The two most important programs for the Russian Air Force are the PAK-FA fighter and PAK-DA strategic bomber programs. Also known as T-50, PAK-FA is necessary to provide Russia with a fighter comparable to the F-22 Raptor. Russia cannot rely on legacy airframes (MiG-29, Su-27/30/34) forever. The PAK-DA strategic bomber program, designed to produce a stealthy, subsonic, nuclear-capable bomber, is needed to replace the aging Tu-160 Blackjack and Tu-22M Backfire bombers.
Of course, all of this assumes Russia’s economy recovers. Another fifteen years of modest defense budgets, watered down by sanctions, bureaucracy and corruption, will likely mean a Russian air force lucky to be included in the top ten air forces of 2030.
Today, the Israeli Air Force consists of fifty-eight F-15-A and -C model air superiority fighters, twenty-five F-15I strike fighters, and 312 F-16 multirole fighters. The Israeli Air Force of 2030 will likely continue to be the most powerful and capable in the entire Middle East region.
By 2030 the air superiority F-15s will be in dire need of replacement, with many airframes forty years old or older. Unfortunately there is no direct replacement for the F-15C, with F-22 Raptor production having ended in 2011. Israel will be forced to either extend the lifetime of its F-15Cs or transfer their missions to the F-35 Joint Strike Fighter, at least until a U.S. sixth-generation fighter becomes available.
Israel is currently planning on two squadrons of F-35s by 2021, with a third squadron forming up in the 2020s. While a good start, that would only be a quarter of the current F-16 fleet. A fleet of two hundred or more F-35s could eventually be fielded. These will likely be augmented by a sophisticated force of unmanned aerial vehicles carrying out supporting tasks such as intelligence/surveillance/reconnaissance, air defense suppression, and midair refueling.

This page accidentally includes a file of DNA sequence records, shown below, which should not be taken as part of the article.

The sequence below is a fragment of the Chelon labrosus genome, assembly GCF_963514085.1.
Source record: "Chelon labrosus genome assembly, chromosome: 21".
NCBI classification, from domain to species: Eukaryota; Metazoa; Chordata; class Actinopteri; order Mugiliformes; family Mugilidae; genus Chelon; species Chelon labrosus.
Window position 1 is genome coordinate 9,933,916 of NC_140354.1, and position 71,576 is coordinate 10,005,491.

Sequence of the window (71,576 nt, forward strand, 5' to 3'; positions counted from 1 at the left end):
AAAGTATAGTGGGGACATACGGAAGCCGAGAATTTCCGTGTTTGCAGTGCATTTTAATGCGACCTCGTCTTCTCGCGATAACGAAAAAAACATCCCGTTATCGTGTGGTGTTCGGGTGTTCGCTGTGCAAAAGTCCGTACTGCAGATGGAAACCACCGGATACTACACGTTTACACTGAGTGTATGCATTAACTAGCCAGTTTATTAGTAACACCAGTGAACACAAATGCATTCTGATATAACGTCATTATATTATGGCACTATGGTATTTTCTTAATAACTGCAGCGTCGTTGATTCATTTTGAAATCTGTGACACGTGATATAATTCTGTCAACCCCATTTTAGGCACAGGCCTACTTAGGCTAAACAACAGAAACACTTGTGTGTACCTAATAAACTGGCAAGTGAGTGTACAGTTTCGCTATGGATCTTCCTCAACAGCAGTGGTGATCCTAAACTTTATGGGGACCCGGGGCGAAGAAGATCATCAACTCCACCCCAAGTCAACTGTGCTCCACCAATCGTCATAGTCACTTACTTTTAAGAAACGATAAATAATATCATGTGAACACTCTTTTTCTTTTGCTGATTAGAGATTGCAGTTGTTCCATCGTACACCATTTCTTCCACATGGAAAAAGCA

By 2030, the Royal Air Force will be at its most capable in decades. The air service will have just under 160 highly capable Eurofighter Typhoons. Originally intended as air superiority fighters, the RAF’s Typhoons are now capable of dropping the Paveway series of laser-guided bombs. Work is also progressing only giving them Brimstone missile capability. A combat drone descended from the Taranis UAV is projected to be flying sometime around 2030, and will operate alongside manned UK fighters.
The venerable Panavia Tornado GR4 strike jet will be retired and replaced with a force of 138 F-35B Joint Strike Fighters, the vertical takeoff and landing variant of the multinational, multirole aircraft. The F-35Bs will be flown by both the Royal Air Force and the Royal Navy, and will also form the fixed-wing complement on the new aircraft carriers HMS Queen Elizabeth and HMS Prince of Wales.
All in all, by 2030 the Royal Air Force and Fleet Air Arm of the Royal Navy will have approximately three hundred fighters, quite possibly making it the largest and most powerful air force in western Europe.
Kyle Mizokami is a defense and national security writer based in San Francisco who has appeared in the Diplomat, Foreign Policy, War is Boring and the Daily Beast. In 2009 he cofounded the defense and security blog Japan Security Watch. You can follow him on Twitter: @KyleMizokami. This piece was first featured in 2016 and is being republished due to reader's interest.